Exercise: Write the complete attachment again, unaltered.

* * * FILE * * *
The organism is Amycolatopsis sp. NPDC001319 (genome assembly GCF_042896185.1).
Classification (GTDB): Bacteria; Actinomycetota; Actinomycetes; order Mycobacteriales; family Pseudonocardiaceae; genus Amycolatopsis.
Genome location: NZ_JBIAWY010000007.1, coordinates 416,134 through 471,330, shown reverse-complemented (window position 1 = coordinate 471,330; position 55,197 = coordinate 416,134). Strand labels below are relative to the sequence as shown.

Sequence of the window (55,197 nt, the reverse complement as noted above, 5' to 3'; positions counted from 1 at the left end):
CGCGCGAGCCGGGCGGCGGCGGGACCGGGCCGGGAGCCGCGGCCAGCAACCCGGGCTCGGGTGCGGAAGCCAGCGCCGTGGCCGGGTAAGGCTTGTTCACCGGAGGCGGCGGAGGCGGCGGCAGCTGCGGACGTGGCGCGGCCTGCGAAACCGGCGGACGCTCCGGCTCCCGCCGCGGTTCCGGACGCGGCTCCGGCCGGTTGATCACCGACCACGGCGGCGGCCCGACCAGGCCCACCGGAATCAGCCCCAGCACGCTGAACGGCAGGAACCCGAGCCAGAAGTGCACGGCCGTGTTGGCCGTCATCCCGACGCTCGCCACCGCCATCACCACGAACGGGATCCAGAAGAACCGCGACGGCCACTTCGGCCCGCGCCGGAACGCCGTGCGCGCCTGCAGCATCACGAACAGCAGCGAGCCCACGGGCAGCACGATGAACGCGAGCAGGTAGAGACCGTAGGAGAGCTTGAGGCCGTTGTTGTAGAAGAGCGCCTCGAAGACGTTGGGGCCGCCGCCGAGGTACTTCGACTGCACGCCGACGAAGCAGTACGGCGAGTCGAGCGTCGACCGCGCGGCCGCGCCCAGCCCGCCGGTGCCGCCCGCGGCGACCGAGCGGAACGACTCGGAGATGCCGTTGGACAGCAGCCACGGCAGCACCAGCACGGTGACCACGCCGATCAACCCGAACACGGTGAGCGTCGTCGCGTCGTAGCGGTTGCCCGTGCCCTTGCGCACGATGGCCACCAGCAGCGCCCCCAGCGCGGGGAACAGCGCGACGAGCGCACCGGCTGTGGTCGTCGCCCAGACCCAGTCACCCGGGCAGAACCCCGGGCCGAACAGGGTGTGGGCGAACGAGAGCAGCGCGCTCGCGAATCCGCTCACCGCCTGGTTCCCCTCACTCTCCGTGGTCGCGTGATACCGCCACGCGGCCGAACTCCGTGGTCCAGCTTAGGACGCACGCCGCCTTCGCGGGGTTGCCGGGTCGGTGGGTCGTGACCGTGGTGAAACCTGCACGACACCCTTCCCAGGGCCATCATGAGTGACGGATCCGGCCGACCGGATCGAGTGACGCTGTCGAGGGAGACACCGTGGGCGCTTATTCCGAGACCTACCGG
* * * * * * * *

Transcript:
The organism is Amycolatopsis sp. NPDC001319 (genome assembly GCF_042896185.1).
Classification (GTDB): Bacteria; Actinomycetota; Actinomycetes; order Mycobacteriales; family Pseudonocardiaceae; genus Amycolatopsis.
Genome location: NZ_JBIAWY010000007.1, coordinates 416,134 through 471,330, shown reverse-complemented (window position 1 = coordinate 471,330; position 55,197 = coordinate 416,134). Strand labels below are relative to the sequence as shown.

Sequence of the window (55,197 nt, the reverse complement as noted above, 5' to 3'; positions counted from 1 at the left end):
CGCGCGAGCCGGGCGGCGGCGGGACCGGGCCGGGAGCCGCGGCCAGCAACCCGGGCTCGGGTGCGGAAGCCAGCGCCGTGGCCGGGTAAGGCTTGTTCACCGGAGGCGGCGGAGGCGGCGGCAGCTGCGGACGTGGCGCGGCCTGCGAAACCGGCGGACGCTCCGGCTCCCGCCGCGGTTCCGGACGCGGCTCCGGCCGGTTGATCACCGACCACGGCGGCGGCCCGACCAGGCCCACCGGAATCAGCCCCAGCACGCTGAACGGCAGGAACCCGAGCCAGAAGTGCACGGCCGTGTTGGCCGTCATCCCGACGCTCGCCACCGCCATCACCACGAACGGGATCCAGAAGAACCGCGACGGCCACTTCGGCCCGCGCCGGAACGCCGTGCGCGCCTGCAGCATCACGAACAGCAGCGAGCCCACGGGCAGCACGATGAACGCGAGCAGGTAGAGACCGTAGGAGAGCTTGAGGCCGTTGTTGTAGAAGAGCGCCTCGAAGACGTTGGGGCCGCCGCCGAGGTACTTCGACTGCACGCCGACGAAGCAGTACGGCGAGTCGAGCGTCGACCGCGCGGCCGCGCCCAGCCCGCCGGTGCCGCCCGCGGCGACCGAGCGGAACGACTCGGAGATGCCGTTGGACAGCAGCCACGGCAGCACCAGCACGGTGACCACGCCGATCAACCCGAACACGGTGAGCGTCGTCGCGTCGTAGCGGTTGCCCGTGCCCTTGCGCACGATGGCCACCAGCAGCGCCCCCAGCGCGGGGAACAGCGCGACGAGCGCACCGGCTGTGGTCGTCGCCCAGACCCAGTCACCCGGGCAGAACCCCGGGCCGAACAGGGTGTGGGCGAACGAGAGCAGCGCGCTCGCGAATCCGCTCACCGCCTGGTTCCCCTCACTCTCCGTGGTCGCGTGATACCGCCACGCGGCCGAACTCCGTGGTCCAGCTTAGGACGCACGCCGCCTTCGCGGGGTTGCCGGGTCGGTGGGTCGTGACCGTGGTGAAACCTGCACGACACCCTTCCCAGGGCCATCATGAGTGACGGATCCGGCCGACCGGATCGAGTGACGCTGTCGAGGGAGACACCGTGGGCGCTTATTCCGAGACCTACCGG